Scientist Says "Exotic" Life Could Exist in Pluto's Heart

Friday, 02 December 2016 - 5:05PM
Astrobiology
Solar System
Alien Life
Friday, 02 December 2016 - 5:05PM
Scientist Says "Exotic" Life Could Exist in Pluto's Heart
Recent studies have indicated that there is likely a subsurface ocean underneath Pluto's Sputnik Planitia. But does that mean there could be extraterrestrial life? Pluto is most definitely too cold to host any life that would be recognizably human-like, but according to researchers, there is a chance that there could be unrecognizably exotic life in Pluto's heart. 

According to William MacKinnon, professor of earth and planetary sciences in at Washington University in St. Louis and co-author of two new Pluto studies published yesterday in Nature, there is a subsurface ocean underneath the Sputnik Planitia that is filled with ammonia, which is highly toxic to life as we know it. As a result, it's unlikely that we would find any multicellular life on Pluto, simply because the environment is too hostile to life. However, there could still be unicellular or even "pre-cellular" organisms in the ammonia-rich ocean:

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"Life can tolerate a lot of stuff: It can tolerate a lot of salt, extreme cold, extreme heat, etc. But I don't think it can tolerate the amount of ammonia Pluto needs to prevent its ocean from freezing," MacKinnon said in a statement. "If you're going to talk about life in an ocean that's completely covered with an ice shell, it seems most likely that the best you could hope for is some extremely primitive kind of organism. It might even be pre-cellular, like we think the earliest life on Earth was."
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Researchers who first proposed the subsurface ocean hypothesized that it was "slushy" in its icy texture, and MacKinnon agrees to an extent, although he amends it to "syrupy":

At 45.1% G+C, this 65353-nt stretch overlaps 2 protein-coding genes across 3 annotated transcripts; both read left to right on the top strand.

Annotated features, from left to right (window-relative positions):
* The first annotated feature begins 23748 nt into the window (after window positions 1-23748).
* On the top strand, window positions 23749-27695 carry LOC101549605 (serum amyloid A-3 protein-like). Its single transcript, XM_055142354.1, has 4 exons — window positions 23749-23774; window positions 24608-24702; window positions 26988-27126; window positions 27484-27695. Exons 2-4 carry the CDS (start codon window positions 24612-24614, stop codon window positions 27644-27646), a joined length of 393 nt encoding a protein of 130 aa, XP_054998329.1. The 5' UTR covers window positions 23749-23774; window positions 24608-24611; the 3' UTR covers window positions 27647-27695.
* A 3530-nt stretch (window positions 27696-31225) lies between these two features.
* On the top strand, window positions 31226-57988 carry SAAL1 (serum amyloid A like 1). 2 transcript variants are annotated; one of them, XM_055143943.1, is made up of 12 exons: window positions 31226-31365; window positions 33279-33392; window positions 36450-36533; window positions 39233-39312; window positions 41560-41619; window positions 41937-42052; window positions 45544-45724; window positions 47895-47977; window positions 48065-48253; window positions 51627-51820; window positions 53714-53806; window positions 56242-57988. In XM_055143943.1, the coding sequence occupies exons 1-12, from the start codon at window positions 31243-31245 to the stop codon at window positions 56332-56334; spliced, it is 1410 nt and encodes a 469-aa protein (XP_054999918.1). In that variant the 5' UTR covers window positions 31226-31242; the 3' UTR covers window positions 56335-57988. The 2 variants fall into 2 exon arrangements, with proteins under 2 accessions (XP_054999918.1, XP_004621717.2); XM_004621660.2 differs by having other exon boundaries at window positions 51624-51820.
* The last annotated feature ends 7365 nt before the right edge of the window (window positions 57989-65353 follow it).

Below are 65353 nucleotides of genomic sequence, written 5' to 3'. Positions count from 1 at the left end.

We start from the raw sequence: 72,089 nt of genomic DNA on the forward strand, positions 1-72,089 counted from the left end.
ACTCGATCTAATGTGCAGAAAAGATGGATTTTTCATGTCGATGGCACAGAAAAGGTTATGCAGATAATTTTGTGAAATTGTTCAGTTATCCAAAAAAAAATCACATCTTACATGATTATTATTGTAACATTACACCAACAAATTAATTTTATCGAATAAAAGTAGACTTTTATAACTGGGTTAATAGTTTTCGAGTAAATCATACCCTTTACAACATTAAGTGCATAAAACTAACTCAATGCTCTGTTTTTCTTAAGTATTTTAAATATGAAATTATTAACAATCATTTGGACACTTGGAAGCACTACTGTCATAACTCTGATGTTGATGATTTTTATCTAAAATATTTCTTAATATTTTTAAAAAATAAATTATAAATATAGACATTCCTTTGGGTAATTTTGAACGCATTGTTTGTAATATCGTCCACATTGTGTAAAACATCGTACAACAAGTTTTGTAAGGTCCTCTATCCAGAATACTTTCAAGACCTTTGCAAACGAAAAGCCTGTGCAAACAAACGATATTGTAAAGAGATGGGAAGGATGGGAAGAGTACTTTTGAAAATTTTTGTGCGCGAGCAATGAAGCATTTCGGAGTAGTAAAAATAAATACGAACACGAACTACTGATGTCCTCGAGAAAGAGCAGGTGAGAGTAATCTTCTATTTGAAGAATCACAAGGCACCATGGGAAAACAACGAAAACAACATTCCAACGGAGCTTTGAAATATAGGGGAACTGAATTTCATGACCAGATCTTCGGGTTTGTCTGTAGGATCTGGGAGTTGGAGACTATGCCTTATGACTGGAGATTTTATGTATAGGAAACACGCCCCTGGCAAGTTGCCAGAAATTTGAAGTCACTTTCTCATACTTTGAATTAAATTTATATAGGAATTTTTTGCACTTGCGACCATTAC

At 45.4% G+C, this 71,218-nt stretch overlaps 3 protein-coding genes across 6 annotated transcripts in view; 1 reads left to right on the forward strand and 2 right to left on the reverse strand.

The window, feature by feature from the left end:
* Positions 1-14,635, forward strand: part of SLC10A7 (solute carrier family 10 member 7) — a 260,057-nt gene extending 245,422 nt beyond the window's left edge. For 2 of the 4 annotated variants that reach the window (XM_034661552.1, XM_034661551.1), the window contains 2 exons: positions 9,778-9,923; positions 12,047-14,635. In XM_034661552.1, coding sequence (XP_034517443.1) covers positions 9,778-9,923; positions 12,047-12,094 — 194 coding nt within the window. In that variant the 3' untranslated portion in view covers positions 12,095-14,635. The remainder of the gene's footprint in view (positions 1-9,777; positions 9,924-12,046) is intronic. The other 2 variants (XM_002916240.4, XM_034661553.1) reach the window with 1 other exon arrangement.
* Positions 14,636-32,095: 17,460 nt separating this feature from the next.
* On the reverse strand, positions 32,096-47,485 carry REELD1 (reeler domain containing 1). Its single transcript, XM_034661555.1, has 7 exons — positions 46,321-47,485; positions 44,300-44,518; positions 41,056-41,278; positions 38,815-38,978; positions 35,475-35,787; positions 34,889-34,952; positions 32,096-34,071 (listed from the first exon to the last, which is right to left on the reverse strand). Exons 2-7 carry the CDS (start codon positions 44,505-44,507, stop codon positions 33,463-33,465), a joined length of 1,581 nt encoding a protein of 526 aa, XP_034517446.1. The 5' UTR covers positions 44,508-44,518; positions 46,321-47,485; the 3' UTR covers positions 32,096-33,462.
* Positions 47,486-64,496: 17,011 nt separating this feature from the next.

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"What I think is down there in the ocean is rather noxious, very cold, salty and very ammonia-rich - almost a syrup. It's no place for germs, much less fish or squid, or any life as we know it," he added. "But as with the methane seas on Titan - Saturn's main moon - it raises the question of whether some truly novel life forms could exist in these exotic, cold liquids."
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But of course, this entire theory rests on the notion that there is, in fact, a subsurface ocean on Pluto. And while MacKinnon's research supports this thesis, he emphasizes that we need another mission to Pluto to confirm any of this theoretical research:

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"All of these ideas about an ocean inside Pluto are credible, but they are inferences, not direct detections," McKinnon said, sounding the call. "If we want to confirm that such an ocean exists, we will need gravity measurements or subsurface radar sounding, all of which could be accomplished by a future orbiter mission to Pluto. It's up to the next generation to pick up where New Horizons left off!"
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